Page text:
And we have some interesting wrinkles to the story here too, which shows some proper effort being put into the episode and demonstrating why it’s not just a greatest-hits remake. The “shepherds” who occupy the comet are, from the point of view of the Starfleet crew, mystical and religious, following their belief that the right thing will happen because of their faith. In contrast, the Enterprise crew’s plan to break up the comet, via Spock in a pleasingly-unredesigned shuttle, puts their faith firmly on the side of science, as we might expect. Yet, thanks to Uhura decoding the music, they discover that the comet not only expected the interference prior to it happening, but in breaking up it also seeded the planet below with water, improving conditions for the race that lived there. Then off on its merry journey through space it goes.
What’s so fascinating (sorry) about that is that neither side of the science/religion debate is proven to be wrong. Both points of view are allowed to stand. The comet people were right, and so were the Enterprise crew. While this isn’t unique to Strange New Worlds — Voyager’s “Sacred Ground” is similarly ambiguous, to say nothing of DS9’s Prophets — it’s incredibly refreshing to see this presented in a way that’s clear and not overburdened with explanations (in point of fact, there’s very little bafflegab here). How and why did the comet “know” that Spock’s shuttle plan would result in the outcome they wanted? It doesn’t really matter because that’s not the point. It’s about allowing the tenets of those faiths, religion and science, to stand not as mutually opposed contradictions but instead to be seen as both having value.
There’s a respect there for both approaches, and that respect, as much as anything else, is why this seems to fit so very easily into the classic Star Trek mould, while at the same time still feeling modern. Kirk wasn’t always respectful, and neither is Pike, as we saw with the opening episode’s gunboat diplomacy. But he could be, and that respect really mattered in the original series. To get that balancing act right is incredibly difficult, especially without coming off as patronising or “two-sides”-ing it, yet it’s handled with grace and elegance. To see something so intangible reproduced so well in Strange New Worlds gives great hope for the future.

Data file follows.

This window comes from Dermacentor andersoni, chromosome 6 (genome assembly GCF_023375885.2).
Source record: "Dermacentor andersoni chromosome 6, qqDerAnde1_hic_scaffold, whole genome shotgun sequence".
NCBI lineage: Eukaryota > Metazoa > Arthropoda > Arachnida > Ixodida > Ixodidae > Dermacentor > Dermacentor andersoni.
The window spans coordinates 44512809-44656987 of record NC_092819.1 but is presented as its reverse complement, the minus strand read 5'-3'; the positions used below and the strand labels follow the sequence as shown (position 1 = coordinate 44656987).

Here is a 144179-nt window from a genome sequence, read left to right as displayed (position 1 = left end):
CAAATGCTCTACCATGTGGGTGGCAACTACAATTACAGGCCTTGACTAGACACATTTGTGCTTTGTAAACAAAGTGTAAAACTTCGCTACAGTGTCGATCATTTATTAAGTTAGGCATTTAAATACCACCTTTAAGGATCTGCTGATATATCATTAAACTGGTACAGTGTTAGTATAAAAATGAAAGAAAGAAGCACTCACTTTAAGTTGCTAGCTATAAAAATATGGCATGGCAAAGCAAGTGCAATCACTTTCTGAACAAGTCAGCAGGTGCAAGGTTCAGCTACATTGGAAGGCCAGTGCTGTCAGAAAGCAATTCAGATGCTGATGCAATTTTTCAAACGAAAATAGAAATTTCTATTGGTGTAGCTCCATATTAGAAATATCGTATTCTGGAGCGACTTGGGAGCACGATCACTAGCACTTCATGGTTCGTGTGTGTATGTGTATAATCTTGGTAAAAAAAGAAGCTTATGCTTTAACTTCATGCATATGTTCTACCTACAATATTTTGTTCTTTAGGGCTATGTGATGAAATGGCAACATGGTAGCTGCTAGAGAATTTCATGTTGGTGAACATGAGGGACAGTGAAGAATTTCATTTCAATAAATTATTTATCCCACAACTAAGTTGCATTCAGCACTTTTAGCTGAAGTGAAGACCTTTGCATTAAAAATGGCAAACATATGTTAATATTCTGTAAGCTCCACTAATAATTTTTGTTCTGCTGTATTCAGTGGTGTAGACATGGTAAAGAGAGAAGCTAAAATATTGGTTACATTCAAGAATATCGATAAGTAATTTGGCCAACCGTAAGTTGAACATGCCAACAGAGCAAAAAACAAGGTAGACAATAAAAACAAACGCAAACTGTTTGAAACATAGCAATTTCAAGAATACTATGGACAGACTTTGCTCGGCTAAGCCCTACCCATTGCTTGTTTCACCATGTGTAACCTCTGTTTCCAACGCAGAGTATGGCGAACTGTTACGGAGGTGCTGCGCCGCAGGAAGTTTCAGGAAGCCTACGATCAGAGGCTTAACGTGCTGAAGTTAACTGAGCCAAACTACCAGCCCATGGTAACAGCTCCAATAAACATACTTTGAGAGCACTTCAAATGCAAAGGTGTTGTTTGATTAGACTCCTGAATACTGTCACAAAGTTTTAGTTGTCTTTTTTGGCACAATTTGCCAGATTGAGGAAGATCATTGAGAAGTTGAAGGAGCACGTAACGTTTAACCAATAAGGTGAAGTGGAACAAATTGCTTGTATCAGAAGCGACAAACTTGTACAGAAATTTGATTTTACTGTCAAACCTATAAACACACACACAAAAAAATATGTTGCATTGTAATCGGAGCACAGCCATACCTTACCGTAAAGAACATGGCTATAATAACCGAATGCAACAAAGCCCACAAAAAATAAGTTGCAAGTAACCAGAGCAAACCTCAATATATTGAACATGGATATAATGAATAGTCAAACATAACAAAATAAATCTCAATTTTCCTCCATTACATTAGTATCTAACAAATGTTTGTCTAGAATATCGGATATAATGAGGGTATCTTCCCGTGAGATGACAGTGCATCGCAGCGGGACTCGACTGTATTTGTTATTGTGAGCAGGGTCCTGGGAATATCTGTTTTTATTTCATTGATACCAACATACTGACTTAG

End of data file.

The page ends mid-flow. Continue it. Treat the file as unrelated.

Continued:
Every cast member is shining so far — Anson Mount continues to absolutely excel as Pike, and there’s just so many details to his character that resonate so well. Oh, and major props to the series for having Pike just tell Number One and Spock about his future-death-witness thing, rather than having it be Some Great Secret that will Have To Come Out. Nope, just deal with it already. That, too, feels incredibly refreshing. Number One continues to be great, another character with practically nothing in the tank (this time from the original pilot) but who’s already proving to be a great addition. All the other characters are given something to do so we check in with them without pulling focus from Uhura’s story or the leads, and nobody is anything less than great.
That’s two episodes down, and so far things are going great guns for the new series. Basically, this episode is straightforwardly fantastic, and Strange New Worlds is really proving itself. The episodic storytelling is really working for the show, but layering in details like Pike trying to make peace with his future fate give enough emotional connective tissue for episodes to resonate. Far, far away from the Curse Of The First Season that dogged both Discovery and Picard, Strange New Worlds is showing that there’s always room to do things differently. Time will tell if it can keep up this quality, but so far this is effortlessly the best of the three CBS/Paramount+ live-action shows. Let’s hope it stays that way.